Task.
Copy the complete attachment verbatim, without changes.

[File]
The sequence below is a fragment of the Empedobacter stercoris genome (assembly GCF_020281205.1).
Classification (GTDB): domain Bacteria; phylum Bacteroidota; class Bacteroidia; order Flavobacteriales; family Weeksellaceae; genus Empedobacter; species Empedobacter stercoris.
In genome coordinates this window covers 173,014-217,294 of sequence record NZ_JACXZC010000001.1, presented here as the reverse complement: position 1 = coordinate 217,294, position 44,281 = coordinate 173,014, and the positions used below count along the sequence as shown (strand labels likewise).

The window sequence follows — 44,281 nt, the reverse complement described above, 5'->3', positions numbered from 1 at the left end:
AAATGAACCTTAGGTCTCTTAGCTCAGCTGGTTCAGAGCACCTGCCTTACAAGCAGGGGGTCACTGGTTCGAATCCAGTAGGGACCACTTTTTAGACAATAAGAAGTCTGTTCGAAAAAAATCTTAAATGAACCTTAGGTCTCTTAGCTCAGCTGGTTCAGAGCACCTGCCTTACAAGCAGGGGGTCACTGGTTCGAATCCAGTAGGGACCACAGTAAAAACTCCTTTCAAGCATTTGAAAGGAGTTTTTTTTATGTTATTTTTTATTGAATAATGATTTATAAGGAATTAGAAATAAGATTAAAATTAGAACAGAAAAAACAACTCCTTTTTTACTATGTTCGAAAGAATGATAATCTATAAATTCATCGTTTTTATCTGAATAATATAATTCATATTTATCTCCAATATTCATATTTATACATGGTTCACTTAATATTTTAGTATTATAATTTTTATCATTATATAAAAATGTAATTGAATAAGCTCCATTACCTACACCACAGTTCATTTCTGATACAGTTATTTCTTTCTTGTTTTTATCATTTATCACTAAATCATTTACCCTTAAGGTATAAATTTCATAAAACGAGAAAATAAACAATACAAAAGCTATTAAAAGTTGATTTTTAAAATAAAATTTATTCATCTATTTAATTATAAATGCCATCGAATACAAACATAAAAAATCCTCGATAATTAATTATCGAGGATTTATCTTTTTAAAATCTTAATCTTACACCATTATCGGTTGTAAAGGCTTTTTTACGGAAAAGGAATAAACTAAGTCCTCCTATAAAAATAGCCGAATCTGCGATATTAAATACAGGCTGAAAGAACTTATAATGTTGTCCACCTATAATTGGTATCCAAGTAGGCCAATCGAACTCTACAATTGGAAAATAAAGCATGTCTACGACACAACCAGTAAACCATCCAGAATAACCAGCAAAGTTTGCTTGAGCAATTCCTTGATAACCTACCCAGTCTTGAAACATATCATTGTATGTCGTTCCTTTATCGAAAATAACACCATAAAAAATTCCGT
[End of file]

The sequence below is a fragment of the Empedobacter stercoris genome (assembly GCF_020281205.1).
Classification (GTDB): domain Bacteria; phylum Bacteroidota; class Bacteroidia; order Flavobacteriales; family Weeksellaceae; genus Empedobacter; species Empedobacter stercoris.
In genome coordinates this window covers 173,014-217,294 of sequence record NZ_JACXZC010000001.1, presented here as the reverse complement: position 1 = coordinate 217,294, position 44,281 = coordinate 173,014, and the positions used below count along the sequence as shown (strand labels likewise).

The window sequence follows — 44,281 nt, the reverse complement described above, 5'->3', positions numbered from 1 at the left end:
AAATGAACCTTAGGTCTCTTAGCTCAGCTGGTTCAGAGCACCTGCCTTACAAGCAGGGGGTCACTGGTTCGAATCCAGTAGGGACCACTTTTTAGACAATAAGAAGTCTGTTCGAAAAAAATCTTAAATGAACCTTAGGTCTCTTAGCTCAGCTGGTTCAGAGCACCTGCCTTACAAGCAGGGGGTCACTGGTTCGAATCCAGTAGGGACCACAGTAAAAACTCCTTTCAAGCATTTGAAAGGAGTTTTTTTTATGTTATTTTTTATTGAATAATGATTTATAAGGAATTAGAAATAAGATTAAAATTAGAACAGAAAAAACAACTCCTTTTTTACTATGTTCGAAAGAATGATAATCTATAAATTCATCGTTTTTATCTGAATAATATAATTCATATTTATCTCCAATATTCATATTTATACATGGTTCACTTAATATTTTAGTATTATAATTTTTATCATTATATAAAAATGTAATTGAATAAGCTCCATTACCTACACCACAGTTCATTTCTGATACAGTTATTTCTTTCTTGTTTTTATCATTTATCACTAAATCATTTACCCTTAAGGTATAAATTTCATAAAACGAGAAAATAAACAATACAAAAGCTATTAAAAGTTGATTTTTAAAATAAAATTTATTCATCTATTTAATTATAAATGCCATCGAATACAAACATAAAAAATCCTCGATAATTAATTATCGAGGATTTATCTTTTTAAAATCTTAATCTTACACCATTATCGGTTGTAAAGGCTTTTTTACGGAAAAGGAATAAACTAAGTCCTCCTATAAAAATAGCCGAATCTGCGATATTAAATACAGGCTGAAAGAACTTATAATGTTGTCCACCTATAATTGGTATCCAAGTAGGCCAATCGAACTCTACAATTGGAAAATAAAGCATGTCTACGACACAACCAGTAAACCATCCAGAATAACCAGCAAAGTTTGCTTGAGCAATTCCTTGATAACCTACCCAGTCTTGAAACATATCATTGTATGTCGTTCCTTTATCGAAAATAACACCATAAAAAATTCCGT